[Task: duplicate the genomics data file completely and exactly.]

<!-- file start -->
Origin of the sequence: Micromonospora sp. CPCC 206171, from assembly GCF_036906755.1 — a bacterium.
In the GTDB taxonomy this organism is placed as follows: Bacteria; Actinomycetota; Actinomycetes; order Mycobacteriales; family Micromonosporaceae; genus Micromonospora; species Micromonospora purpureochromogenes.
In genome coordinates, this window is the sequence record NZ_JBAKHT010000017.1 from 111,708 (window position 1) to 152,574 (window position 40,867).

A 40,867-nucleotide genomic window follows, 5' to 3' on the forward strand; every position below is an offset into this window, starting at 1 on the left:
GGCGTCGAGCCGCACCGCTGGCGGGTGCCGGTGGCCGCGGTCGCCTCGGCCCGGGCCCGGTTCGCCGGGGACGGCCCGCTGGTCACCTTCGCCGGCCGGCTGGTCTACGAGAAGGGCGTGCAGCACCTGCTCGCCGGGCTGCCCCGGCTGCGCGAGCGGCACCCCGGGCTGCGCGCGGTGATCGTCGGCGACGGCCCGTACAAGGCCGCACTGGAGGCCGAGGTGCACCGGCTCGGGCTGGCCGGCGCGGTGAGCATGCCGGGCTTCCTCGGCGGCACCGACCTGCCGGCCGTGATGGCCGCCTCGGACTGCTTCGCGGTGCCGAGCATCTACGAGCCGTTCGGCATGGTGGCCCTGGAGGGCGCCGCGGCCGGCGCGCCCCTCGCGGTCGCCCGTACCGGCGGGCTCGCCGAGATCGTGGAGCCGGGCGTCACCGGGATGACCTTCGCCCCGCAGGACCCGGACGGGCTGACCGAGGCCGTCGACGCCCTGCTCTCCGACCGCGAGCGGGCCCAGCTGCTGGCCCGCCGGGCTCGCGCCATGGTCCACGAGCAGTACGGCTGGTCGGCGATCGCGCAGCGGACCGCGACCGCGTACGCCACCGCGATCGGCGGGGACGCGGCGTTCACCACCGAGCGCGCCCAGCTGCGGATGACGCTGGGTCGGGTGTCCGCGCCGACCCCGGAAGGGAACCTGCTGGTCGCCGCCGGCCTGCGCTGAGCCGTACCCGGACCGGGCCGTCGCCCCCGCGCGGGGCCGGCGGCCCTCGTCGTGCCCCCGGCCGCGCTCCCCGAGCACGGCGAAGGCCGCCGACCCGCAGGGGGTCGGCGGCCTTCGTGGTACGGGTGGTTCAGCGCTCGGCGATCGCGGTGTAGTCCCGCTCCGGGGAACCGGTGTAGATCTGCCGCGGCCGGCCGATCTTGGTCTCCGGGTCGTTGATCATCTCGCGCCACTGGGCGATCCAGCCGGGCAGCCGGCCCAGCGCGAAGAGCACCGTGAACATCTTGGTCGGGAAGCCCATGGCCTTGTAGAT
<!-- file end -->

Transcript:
Origin of the sequence: Micromonospora sp. CPCC 206171, from assembly GCF_036906755.1 — a bacterium.
In the GTDB taxonomy this organism is placed as follows: Bacteria; Actinomycetota; Actinomycetes; order Mycobacteriales; family Micromonosporaceae; genus Micromonospora; species Micromonospora purpureochromogenes.
In genome coordinates, this window is the sequence record NZ_JBAKHT010000017.1 from 111,708 (window position 1) to 152,574 (window position 40,867).

A 40,867-nucleotide genomic window follows, 5' to 3' on the forward strand; every position below is an offset into this window, starting at 1 on the left:
GGCGTCGAGCCGCACCGCTGGCGGGTGCCGGTGGCCGCGGTCGCCTCGGCCCGGGCCCGGTTCGCCGGGGACGGCCCGCTGGTCACCTTCGCCGGCCGGCTGGTCTACGAGAAGGGCGTGCAGCACCTGCTCGCCGGGCTGCCCCGGCTGCGCGAGCGGCACCCCGGGCTGCGCGCGGTGATCGTCGGCGACGGCCCGTACAAGGCCGCACTGGAGGCCGAGGTGCACCGGCTCGGGCTGGCCGGCGCGGTGAGCATGCCGGGCTTCCTCGGCGGCACCGACCTGCCGGCCGTGATGGCCGCCTCGGACTGCTTCGCGGTGCCGAGCATCTACGAGCCGTTCGGCATGGTGGCCCTGGAGGGCGCCGCGGCCGGCGCGCCCCTCGCGGTCGCCCGTACCGGCGGGCTCGCCGAGATCGTGGAGCCGGGCGTCACCGGGATGACCTTCGCCCCGCAGGACCCGGACGGGCTGACCGAGGCCGTCGACGCCCTGCTCTCCGACCGCGAGCGGGCCCAGCTGCTGGCCCGCCGGGCTCGCGCCATGGTCCACGAGCAGTACGGCTGGTCGGCGATCGCGCAGCGGACCGCGACCGCGTACGCCACCGCGATCGGCGGGGACGCGGCGTTCACCACCGAGCGCGCCCAGCTGCGGATGACGCTGGGTCGGGTGTCCGCGCCGACCCCGGAAGGGAACCTGCTGGTCGCCGCCGGCCTGCGCTGAGCCGTACCCGGACCGGGCCGTCGCCCCCGCGCGGGGCCGGCGGCCCTCGTCGTGCCCCCGGCCGCGCTCCCCGAGCACGGCGAAGGCCGCCGACCCGCAGGGGGTCGGCGGCCTTCGTGGTACGGGTGGTTCAGCGCTCGGCGATCGCGGTGTAGTCCCGCTCCGGGGAACCGGTGTAGATCTGCCGCGGCCGGCCGATCTTGGTCTCCGGGTCGTTGATCATCTCGCGCCACTGGGCGATCCAGCCGGGCAGCCGGCCCAGCGCGAAGAGCACCGTGAACATCTTGGTCGGGAAGCCCATGGCCTTGTAGAT